In an earlier Thinking XML installment, I introduced Universal Business Language. UBL is a library of documents for business transactions that's designed to accommodate organizations of all sizes and locales. Recently OASIS, the consortium behind UBL, announced that its members have ratified version 1.0 as an OASIS Standard. The close association of the OASIS UBL effort with the OASIS/United Nations Electronic Business XML (ebXML) work means UBL is likely to rise quickly to formal international standardization now that it is complete. Indeed, it is wending its way through the ISO standards track, through the auspices of ISO Technical Committee 154 (A UN/CEFACT group), which in their words specializes in "open trade data interchange" and is the group behind the EDIFACT standards. The UBL group maintains formal liaisons with dozens of other standards organizations and consortia, from the horizontal (UN/CEFACT, ANSI ASC X12, ISO, RosettaNet, OAG) to the vertical (ACORD, HL7, SWIFT, XRBL). I've covered all of these groups previously in this column.
UBL's core non-technical principles include addressing the needs of a diversity of organization types and locales, and its commitment to freedom from royalties and intellectual property encumbrances. Now, after three long years of development, it is being presented as a complete product. This means you will soon learn whether these admirable principles, combined with the attention to technical detail I discuss below, are enough to establish UBL as a foundation for XML document exchange.
UBL is the most visible artifact of a sizeable and very formal framework for electronic business transactions. Several collaborating organizations, primarily OASIS and UN/CEFACT, are developing UBL. UBL was designed as a payload format for ebXML messaging (ebMS), to be administered through business process and agreement (contract) standards developed as ebXML Business Process Specification Schema (BPSS) and Collaboration Protocol Profile and Agreement (CPPA), respectively. UBL is semantically anchored in ebXML Core Components, which are reusable data elements that identify some abstract concept. Core Components require business context before they can be used in practice, and UBL defines Business Information Entities (BIEs), which are contextualized Core Components. BIEs make up the UBL conceptual model, organizing business concepts into classes and associations. UBL takes the BIEs that make up a business transaction and translates them to an XML format for the actual message. This entire framework is held in place in the ebXML Registry/Repository. Much of this ebXML framework is now standardized as ISO 15000.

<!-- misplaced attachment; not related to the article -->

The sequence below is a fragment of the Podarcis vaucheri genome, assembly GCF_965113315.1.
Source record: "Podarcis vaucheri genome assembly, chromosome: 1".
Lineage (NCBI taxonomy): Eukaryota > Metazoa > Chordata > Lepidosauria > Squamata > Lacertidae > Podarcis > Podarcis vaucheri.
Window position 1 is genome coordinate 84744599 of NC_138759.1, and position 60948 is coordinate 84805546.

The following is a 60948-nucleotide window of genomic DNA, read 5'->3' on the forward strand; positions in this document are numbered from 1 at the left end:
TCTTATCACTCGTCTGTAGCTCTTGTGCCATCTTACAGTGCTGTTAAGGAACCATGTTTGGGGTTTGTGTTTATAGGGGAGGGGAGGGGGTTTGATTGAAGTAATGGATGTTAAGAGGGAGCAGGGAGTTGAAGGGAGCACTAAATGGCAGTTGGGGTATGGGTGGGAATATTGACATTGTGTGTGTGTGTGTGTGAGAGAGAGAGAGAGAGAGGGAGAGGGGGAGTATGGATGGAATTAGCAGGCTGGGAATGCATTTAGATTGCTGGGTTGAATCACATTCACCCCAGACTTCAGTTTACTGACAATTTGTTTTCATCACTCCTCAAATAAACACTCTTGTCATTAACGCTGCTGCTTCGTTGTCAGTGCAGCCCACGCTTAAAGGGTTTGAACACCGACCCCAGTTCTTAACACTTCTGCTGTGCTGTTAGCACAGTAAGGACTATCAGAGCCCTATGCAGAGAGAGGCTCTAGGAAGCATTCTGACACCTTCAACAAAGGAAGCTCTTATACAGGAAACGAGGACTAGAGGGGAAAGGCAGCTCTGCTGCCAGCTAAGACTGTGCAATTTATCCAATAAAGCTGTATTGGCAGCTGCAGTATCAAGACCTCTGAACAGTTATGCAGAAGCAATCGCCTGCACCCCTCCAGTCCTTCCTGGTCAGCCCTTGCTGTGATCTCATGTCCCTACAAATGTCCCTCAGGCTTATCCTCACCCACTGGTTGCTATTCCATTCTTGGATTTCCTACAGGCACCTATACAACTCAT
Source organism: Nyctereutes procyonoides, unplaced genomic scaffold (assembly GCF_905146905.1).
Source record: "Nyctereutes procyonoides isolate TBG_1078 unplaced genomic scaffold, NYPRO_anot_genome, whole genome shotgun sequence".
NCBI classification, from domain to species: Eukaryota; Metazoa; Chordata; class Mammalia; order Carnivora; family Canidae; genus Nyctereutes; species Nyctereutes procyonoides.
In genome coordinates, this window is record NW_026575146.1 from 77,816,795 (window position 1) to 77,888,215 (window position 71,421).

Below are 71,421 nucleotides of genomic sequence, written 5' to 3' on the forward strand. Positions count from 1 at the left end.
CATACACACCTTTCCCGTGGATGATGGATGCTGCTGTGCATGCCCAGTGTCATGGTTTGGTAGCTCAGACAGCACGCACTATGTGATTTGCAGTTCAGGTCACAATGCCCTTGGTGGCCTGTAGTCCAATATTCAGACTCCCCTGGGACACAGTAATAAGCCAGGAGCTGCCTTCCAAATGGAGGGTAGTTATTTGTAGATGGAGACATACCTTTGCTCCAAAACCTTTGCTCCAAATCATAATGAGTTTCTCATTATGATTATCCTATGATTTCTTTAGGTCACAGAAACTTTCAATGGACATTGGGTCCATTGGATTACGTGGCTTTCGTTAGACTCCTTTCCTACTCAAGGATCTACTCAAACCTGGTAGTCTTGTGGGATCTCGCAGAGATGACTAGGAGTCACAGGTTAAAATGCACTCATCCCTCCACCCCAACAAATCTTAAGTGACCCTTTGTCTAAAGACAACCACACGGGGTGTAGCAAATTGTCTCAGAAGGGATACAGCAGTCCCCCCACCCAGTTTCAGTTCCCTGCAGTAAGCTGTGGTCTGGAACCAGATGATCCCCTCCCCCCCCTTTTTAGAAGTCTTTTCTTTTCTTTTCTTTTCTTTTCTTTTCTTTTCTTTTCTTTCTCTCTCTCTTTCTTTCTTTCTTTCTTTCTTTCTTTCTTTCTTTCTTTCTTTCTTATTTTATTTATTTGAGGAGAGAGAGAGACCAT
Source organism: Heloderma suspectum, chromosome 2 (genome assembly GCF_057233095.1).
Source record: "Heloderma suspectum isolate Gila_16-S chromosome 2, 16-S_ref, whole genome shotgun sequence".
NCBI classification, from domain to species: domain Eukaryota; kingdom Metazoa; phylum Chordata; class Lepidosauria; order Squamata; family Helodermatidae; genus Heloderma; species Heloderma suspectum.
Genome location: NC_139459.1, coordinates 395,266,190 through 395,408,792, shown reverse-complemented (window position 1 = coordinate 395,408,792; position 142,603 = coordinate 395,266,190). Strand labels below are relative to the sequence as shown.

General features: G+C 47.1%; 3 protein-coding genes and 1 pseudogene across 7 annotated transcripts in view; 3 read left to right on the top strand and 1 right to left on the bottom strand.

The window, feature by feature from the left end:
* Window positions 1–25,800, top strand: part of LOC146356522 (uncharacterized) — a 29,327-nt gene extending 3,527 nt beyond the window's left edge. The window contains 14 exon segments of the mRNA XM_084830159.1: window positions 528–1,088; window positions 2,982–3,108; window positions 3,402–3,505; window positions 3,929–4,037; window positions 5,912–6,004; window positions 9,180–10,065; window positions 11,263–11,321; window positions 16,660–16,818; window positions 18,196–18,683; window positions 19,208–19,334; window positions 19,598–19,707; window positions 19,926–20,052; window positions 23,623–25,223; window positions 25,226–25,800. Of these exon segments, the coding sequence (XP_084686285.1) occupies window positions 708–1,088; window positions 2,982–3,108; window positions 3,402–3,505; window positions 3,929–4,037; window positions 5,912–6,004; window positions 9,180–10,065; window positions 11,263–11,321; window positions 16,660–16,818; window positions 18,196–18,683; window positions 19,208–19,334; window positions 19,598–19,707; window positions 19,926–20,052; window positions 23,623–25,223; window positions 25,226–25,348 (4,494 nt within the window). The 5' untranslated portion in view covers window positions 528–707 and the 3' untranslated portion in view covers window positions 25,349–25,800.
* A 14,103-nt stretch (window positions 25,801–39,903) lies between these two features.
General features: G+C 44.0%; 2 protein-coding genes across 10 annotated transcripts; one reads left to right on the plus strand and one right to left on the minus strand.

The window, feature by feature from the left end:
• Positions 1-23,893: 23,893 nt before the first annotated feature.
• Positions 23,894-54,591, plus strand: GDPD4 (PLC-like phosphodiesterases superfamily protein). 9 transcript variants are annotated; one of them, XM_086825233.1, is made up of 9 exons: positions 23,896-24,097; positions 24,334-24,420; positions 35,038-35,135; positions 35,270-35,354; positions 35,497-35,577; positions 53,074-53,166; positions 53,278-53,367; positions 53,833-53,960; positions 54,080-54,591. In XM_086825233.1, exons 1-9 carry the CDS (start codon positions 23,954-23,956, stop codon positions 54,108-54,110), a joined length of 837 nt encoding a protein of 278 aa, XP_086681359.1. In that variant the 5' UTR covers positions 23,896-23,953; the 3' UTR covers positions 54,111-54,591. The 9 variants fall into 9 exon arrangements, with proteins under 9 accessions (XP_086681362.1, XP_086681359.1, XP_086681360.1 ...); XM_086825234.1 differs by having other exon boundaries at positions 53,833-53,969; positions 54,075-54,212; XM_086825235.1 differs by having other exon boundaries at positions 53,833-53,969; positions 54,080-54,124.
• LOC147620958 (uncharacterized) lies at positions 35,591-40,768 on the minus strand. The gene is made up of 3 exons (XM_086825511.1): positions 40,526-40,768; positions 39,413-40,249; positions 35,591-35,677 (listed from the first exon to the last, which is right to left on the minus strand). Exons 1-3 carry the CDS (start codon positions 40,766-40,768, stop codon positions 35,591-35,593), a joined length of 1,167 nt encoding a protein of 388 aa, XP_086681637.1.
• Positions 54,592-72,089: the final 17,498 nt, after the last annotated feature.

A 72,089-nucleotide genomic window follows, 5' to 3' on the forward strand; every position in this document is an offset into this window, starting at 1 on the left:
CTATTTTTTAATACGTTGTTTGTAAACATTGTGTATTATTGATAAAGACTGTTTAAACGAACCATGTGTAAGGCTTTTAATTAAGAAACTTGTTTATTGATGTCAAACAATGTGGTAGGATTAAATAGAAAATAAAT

The ebXML Core Components Technical Specification (ISO 15000-5) is a system for expressing business information in a reusable yet flexible way. It defines Core Components (CCs), which I've mentioned several times before in this column. In the characterization I set up in "Semantic anchors for XML," CCs are a bottom-up initiative, defining terms and concepts at the discrete level, independently of the documents in which they are to appear (the document layer is handled by UBL or similar specifications). UBL is the first fully-conformant implementation of CCTS.
A CC may be atomic (also known as basic) or aggregate. An example of an aggregate component is a postal address, which makes up a coherent, abstract concept; it is composed of several atomic components such as province and postal code. To get an idea of where UBL comes in, think of the many contexts in which addresses are used. For example, in the case of a company making a purchase order, you'll often see a distinction between the billing address and the shipping address. This distinction is reflected in business rules such as a rule that a shipping address may not be a post office box. These distinctions make up the business context that turns the component into a UBL BIE. Several aspects of the context may affect mapping to a BIE. For example, a US address has a specific information structure that's specialized from the abstract concept of an address. It has a zip code, which can be recognized and constrained as being, say, different from a United Kingdom postal code. The former is made up entirely of numbers, while the latter is a mix of letters and numbers (among other differences).